In addition to this novel contribution, Sherrington and Cavilglioli have included guides for teacher development strategies, including, Jim Knight’s Instructional Coaching, protocols for Observations (both seen & ‘unseen’) and features of running effective Continuing Professional Development (CPD) Cycles (similar to PLC inquiry cycles here in Victoria). The final WalkThru, somewhat ironically, provides the clearest starting point for using WalkThrus, highlighting how important it is in Teacher Development to focus on how we can Solve the Learning Problem:
In designing the content for the Teaching WalkThrus, we have focussed on strategies that commonly offer solutions to tackling students’ learning problems. This emphasis can be a much more productive and health approach to focusing directly on teachers’ performance. In any class there will be students who find it more difficult than others, who do not score full marks on the assessments. What are the problems they experience? This is where to begin when looking for strategies.page 162 “Teaching WalkThrus: Five-step Guides to Instructional Coaching”, Tom Sherrington and Oliver Cavilglioli (2020)
Beginning with a (1) Review of Student Performance to identify areas of success and greatest challenge for students to (2) Identify Precise Points Where Student Can Improve, which may include recall or understanding key concepts, fluency of their application, or simply understanding the instructions. It is only once the precise nature of the Learning Problem has been identified that we can begin to productively (3) Consider Strategies That Bridge These Gaps, and they offer the following links between student needs and strategic themes:
|Learning Problem||Strategic Themes (or Strategies)|
|Habits & Routines||Behaviour & Relationships|
|Fluency & Recall||Weekly & Monthly Routines|
|Understanding||Explaining & Modelling|
|Quality of Performance||Independent Practice|
While this is a oversimplification it is illustrative of the notion that it is the Learning Problem that comes first and the identification of potentially relevant teaching strategies that follow and not rather than just applying strategies for their own sake. Furthermore, it is not to suggest a criticism that the teacher has not included a strategy but it may be that, for some students, a particular strategy may need to be emphasised, revised or reinforced:
It is rarely the case of introducing anew element into a teacher’s practice. It is more likely to be a question of increasing the intensity, or teaching with more frequent cycles of feedback and improvement.163 “Teaching WalkThrus: Five-step Guides to Instructional Coaching”, Tom Sherrington and Oliver Cavilglioli (2020)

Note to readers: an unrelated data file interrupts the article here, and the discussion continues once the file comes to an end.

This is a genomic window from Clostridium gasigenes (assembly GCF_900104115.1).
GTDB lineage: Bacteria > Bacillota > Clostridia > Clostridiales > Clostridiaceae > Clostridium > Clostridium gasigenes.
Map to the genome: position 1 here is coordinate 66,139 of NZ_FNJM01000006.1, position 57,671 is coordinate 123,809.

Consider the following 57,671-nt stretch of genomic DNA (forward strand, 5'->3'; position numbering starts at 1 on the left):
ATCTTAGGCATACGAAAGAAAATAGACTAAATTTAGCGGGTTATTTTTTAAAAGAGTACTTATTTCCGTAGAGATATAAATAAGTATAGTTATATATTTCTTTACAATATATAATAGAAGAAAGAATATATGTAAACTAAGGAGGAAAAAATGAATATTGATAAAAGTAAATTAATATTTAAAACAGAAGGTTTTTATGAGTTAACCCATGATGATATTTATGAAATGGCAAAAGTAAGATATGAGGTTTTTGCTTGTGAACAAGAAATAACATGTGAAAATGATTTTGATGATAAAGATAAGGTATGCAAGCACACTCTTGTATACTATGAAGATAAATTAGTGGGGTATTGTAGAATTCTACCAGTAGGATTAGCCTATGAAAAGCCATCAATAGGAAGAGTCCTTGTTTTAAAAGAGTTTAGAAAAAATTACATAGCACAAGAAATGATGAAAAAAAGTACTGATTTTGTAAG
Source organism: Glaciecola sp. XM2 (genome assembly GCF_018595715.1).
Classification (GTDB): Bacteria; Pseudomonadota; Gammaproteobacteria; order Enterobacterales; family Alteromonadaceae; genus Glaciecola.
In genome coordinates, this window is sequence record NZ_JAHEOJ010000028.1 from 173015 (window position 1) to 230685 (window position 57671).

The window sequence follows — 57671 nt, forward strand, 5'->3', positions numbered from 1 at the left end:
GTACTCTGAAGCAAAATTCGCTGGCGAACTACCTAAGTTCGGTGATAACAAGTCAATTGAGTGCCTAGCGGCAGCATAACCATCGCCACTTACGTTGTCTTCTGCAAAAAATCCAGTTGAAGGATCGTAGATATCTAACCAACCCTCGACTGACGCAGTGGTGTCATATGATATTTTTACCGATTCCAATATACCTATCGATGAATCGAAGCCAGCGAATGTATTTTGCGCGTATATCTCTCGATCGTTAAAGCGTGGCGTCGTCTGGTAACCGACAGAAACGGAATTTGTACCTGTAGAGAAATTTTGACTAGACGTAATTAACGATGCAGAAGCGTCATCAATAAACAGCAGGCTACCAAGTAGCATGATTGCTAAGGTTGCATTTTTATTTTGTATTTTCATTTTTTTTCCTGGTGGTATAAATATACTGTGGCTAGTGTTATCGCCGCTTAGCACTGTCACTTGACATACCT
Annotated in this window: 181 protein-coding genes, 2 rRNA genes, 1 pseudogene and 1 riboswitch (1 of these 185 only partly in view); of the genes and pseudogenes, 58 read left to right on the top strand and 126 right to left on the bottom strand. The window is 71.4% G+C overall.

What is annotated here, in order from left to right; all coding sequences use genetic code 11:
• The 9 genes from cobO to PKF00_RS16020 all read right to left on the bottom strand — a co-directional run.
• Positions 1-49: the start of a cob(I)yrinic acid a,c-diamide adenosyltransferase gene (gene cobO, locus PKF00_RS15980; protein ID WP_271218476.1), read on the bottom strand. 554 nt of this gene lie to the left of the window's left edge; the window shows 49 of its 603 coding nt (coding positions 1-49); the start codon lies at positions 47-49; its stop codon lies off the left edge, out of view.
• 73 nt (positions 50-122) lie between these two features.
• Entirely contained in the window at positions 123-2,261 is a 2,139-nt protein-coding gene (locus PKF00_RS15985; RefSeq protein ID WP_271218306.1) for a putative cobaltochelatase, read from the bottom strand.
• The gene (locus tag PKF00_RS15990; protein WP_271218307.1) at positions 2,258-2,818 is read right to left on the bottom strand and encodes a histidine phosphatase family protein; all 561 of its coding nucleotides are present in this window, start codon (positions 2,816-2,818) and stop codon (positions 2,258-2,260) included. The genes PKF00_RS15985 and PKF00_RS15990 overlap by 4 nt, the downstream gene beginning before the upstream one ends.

From here, teachers can (4) Select WalkThrus Relevant to Delivering the Strategies (preferably one at a time and with support of Instructional Coaching or Unseen Observations if needed) and then (5) Apply the A|D|A|P|T Process.
This approach offers an empowering approach to teacher development in that it acknowledges that we can all benefit from reflecting on how we can refine our implementation of targeted teaching strategies selected by us to meat an identified need. This is essentially advocating for a more bottom-up (or side-by-side) approach to teacher development, such as is offered by instructional coaching and peer observation and feedback. As identified by Sherington in several of his blog posts on TeacherHead, more top-down observation and feedback models are fundamentally flawed in terms of their ability to have enduing and meaningful impact on teacher practice:
The problem with all these systems is that they are built on presumptions that are often just wrong:
– that the observer has insights of value by dint of their status in the hierarchyTime to replace ‘formal observation’ systems with Instructional Coaching for everyone #CPD – TeacherHead
– that their judgements and feedback are accurate, correctly identifying the factors that could be addressed or reinforced
– that, if conveyed to the teacher directly, the feedback will be absorbed and thus will improve quality in the long run
– that the judgements and feedback have some kind of status – power, meaning, weight – that a teachers’ self-evaluation doesn’t have.
– the frequency and depth of the top-down fly-by analysis and feedback is optimal for driving improvement.
He goes on to provide the antidote:
The observer and teacher, side by side, on a level, talking through the problems and actions associated with teaching the class in question. I would say that, as a minimum, all feedback from lesson observations should be communicated face to face with the fundamental principle that that it is the teacher’s meeting, for them, about their teaching and their students. They own it; they drive it – and, ideally, they record it. The feedback isn’t given and received – it is co-constructed and agreed.Time to replace ‘formal observation’ systems with Instructional Coaching for everyone #CPD – TeacherHead
With their book, “Teaching WalkThrus: Five-step Guides to Instruction Coaching”, Sherrington and Cavilglioli have provided a collection of essential tools that have been effectively packaged in an accessible toolkit to support teachers to build their collective efficacy while developing their practice in a continuous and responsive way.